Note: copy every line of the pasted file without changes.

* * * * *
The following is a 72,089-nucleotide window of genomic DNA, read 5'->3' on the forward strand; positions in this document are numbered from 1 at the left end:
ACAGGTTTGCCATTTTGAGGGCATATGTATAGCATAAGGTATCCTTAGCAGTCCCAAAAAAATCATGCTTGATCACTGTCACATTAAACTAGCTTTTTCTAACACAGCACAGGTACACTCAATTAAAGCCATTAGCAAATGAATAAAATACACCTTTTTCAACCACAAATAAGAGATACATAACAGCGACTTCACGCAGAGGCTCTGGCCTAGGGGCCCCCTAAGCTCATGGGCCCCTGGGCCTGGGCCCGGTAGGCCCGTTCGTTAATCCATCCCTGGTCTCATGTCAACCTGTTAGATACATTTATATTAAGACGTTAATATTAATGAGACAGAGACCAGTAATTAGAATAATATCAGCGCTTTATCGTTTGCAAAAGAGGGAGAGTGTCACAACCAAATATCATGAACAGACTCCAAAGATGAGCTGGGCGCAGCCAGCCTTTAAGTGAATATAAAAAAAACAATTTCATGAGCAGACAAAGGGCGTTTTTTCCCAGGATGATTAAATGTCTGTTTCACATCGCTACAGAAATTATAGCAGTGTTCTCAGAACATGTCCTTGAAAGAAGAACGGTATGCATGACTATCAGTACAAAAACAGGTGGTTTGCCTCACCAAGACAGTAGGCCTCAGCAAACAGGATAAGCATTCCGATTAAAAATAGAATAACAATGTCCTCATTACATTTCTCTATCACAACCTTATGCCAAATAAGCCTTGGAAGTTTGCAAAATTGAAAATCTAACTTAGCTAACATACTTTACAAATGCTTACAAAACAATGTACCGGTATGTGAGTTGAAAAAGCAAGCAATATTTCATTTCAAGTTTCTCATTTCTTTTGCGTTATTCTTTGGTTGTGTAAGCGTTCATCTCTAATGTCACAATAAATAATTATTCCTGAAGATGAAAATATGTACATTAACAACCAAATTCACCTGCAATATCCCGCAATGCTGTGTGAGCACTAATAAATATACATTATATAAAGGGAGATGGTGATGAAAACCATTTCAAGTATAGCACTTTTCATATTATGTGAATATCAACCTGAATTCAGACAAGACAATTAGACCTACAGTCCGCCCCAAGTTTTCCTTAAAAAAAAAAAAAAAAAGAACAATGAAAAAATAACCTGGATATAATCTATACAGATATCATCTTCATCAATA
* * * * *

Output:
The following is a 72,089-nucleotide window of genomic DNA, read 5'->3' on the forward strand; positions in this document are numbered from 1 at the left end:
ACAGGTTTGCCATTTTGAGGGCATATGTATAGCATAAGGTATCCTTAGCAGTCCCAAAAAAATCATGCTTGATCACTGTCACATTAAACTAGCTTTTTCTAACACAGCACAGGTACACTCAATTAAAGCCATTAGCAAATGAATAAAATACACCTTTTTCAACCACAAATAAGAGATACATAACAGCGACTTCACGCAGAGGCTCTGGCCTAGGGGCCCCCTAAGCTCATGGGCCCCTGGGCCTGGGCCCGGTAGGCCCGTTCGTTAATCCATCCCTGGTCTCATGTCAACCTGTTAGATACATTTATATTAAGACGTTAATATTAATGAGACAGAGACCAGTAATTAGAATAATATCAGCGCTTTATCGTTTGCAAAAGAGGGAGAGTGTCACAACCAAATATCATGAACAGACTCCAAAGATGAGCTGGGCGCAGCCAGCCTTTAAGTGAATATAAAAAAAACAATTTCATGAGCAGACAAAGGGCGTTTTTTCCCAGGATGATTAAATGTCTGTTTCACATCGCTACAGAAATTATAGCAGTGTTCTCAGAACATGTCCTTGAAAGAAGAACGGTATGCATGACTATCAGTACAAAAACAGGTGGTTTGCCTCACCAAGACAGTAGGCCTCAGCAAACAGGATAAGCATTCCGATTAAAAATAGAATAACAATGTCCTCATTACATTTCTCTATCACAACCTTATGCCAAATAAGCCTTGGAAGTTTGCAAAATTGAAAATCTAACTTAGCTAACATACTTTACAAATGCTTACAAAACAATGTACCGGTATGTGAGTTGAAAAAGCAAGCAATATTTCATTTCAAGTTTCTCATTTCTTTTGCGTTATTCTTTGGTTGTGTAAGCGTTCATCTCTAATGTCACAATAAATAATTATTCCTGAAGATGAAAATATGTACATTAACAACCAAATTCACCTGCAATATCCCGCAATGCTGTGTGAGCACTAATAAATATACATTATATAAAGGGAGATGGTGATGAAAACCATTTCAAGTATAGCACTTTTCATATTATGTGAATATCAACCTGAATTCAGACAAGACAATTAGACCTACAGTCCGCCCCAAGTTTTCCTTAAAAAAAAAAAAAAAAAGAACAATGAAAAAATAACCTGGATATAATCTATACAGATATCATCTTCATCAATA